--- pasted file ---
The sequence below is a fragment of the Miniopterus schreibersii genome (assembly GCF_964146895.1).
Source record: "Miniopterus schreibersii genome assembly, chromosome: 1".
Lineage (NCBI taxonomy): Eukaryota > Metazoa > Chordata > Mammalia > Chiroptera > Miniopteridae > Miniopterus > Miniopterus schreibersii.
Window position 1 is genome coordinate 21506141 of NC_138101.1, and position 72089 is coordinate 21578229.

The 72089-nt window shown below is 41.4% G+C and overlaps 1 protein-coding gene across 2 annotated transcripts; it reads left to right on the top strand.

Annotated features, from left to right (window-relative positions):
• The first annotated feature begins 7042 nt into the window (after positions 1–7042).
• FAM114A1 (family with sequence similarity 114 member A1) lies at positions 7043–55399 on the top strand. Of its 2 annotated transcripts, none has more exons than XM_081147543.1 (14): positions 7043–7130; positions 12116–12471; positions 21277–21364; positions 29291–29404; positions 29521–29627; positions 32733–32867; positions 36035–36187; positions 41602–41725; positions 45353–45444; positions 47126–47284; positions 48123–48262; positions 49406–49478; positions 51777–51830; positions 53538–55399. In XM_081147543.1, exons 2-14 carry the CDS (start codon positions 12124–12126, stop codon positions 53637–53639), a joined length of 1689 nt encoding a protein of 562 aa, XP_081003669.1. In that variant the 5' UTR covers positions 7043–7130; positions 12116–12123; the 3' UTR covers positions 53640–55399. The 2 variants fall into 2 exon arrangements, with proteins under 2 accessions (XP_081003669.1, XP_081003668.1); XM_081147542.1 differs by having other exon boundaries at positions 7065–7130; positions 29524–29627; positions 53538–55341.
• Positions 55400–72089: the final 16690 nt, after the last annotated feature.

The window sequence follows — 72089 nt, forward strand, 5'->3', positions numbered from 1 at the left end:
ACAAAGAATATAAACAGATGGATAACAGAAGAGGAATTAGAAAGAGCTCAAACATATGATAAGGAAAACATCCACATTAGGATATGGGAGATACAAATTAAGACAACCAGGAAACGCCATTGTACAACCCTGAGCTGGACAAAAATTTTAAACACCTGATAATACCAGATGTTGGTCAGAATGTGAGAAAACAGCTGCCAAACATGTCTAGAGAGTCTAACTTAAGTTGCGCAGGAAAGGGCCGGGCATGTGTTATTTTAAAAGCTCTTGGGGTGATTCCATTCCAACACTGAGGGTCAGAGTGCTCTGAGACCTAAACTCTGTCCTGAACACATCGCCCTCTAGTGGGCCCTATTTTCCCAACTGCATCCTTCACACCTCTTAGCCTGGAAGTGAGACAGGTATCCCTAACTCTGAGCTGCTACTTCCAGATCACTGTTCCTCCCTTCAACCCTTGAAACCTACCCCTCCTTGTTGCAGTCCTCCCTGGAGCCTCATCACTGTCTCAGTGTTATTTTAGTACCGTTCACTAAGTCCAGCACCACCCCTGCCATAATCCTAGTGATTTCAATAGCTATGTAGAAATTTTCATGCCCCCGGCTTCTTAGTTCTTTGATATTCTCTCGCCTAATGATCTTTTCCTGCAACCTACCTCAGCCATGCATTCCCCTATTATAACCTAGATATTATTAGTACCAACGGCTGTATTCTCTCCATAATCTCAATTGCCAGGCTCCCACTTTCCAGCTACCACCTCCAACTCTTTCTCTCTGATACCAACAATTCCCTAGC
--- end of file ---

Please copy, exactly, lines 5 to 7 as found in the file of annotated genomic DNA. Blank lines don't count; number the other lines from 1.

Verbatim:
The 72089-nt window shown below is 41.4% G+C and overlaps 1 protein-coding gene across 2 annotated transcripts; it reads left to right on the top strand.

Annotated features, from left to right (window-relative positions):
• The first annotated feature begins 7042 nt into the window (after positions 1–7042).